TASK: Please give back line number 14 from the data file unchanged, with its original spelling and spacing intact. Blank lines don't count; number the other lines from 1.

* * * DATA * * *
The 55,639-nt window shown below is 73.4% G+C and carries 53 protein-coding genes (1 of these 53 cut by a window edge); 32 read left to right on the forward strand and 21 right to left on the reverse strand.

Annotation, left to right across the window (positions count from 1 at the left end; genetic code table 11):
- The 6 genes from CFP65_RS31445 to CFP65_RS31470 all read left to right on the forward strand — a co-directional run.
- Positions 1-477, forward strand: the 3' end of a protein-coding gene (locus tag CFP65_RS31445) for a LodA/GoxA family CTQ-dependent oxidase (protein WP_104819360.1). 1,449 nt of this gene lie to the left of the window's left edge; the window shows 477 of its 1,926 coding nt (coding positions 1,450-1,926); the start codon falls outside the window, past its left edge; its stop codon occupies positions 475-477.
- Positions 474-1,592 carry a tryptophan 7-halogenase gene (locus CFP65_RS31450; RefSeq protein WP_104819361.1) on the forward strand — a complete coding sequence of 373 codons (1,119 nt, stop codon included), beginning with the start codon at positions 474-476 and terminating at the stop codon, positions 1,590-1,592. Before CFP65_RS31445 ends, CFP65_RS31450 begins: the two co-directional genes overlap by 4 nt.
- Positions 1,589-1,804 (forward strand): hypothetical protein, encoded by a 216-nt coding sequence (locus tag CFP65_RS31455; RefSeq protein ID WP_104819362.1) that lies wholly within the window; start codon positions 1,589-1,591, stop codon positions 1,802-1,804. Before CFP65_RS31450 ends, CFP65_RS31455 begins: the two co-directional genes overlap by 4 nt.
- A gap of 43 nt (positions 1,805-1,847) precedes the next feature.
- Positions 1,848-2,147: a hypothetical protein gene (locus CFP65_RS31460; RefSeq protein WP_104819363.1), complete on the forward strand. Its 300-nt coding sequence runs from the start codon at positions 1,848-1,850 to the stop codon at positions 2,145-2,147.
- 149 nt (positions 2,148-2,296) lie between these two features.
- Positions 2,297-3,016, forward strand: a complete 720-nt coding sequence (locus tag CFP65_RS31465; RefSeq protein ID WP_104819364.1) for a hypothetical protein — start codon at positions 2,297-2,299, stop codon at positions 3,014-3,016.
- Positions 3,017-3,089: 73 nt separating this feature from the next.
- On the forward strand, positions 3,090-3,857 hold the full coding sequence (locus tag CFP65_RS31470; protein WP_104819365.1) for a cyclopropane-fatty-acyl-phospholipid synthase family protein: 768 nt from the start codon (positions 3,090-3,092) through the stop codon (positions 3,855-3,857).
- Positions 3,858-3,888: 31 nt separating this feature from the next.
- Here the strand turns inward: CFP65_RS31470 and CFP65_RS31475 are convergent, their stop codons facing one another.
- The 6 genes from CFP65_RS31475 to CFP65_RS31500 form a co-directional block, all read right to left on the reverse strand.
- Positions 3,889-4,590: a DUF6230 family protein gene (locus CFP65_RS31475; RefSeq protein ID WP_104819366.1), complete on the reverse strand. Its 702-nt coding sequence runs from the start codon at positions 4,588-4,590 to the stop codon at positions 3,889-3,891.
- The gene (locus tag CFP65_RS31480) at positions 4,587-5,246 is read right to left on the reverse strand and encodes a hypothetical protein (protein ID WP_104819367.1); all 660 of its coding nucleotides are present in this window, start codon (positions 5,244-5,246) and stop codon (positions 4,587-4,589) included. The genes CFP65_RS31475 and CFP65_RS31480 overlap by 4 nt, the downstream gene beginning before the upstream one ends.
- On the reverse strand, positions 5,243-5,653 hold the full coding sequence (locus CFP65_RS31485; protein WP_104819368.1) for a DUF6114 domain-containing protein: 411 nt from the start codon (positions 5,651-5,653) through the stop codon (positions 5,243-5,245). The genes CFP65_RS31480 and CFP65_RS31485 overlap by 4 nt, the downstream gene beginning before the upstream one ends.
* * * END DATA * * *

- Here the strand turns inward: CFP65_RS31470 and CFP65_RS31475 are convergent, their stop codons facing one another.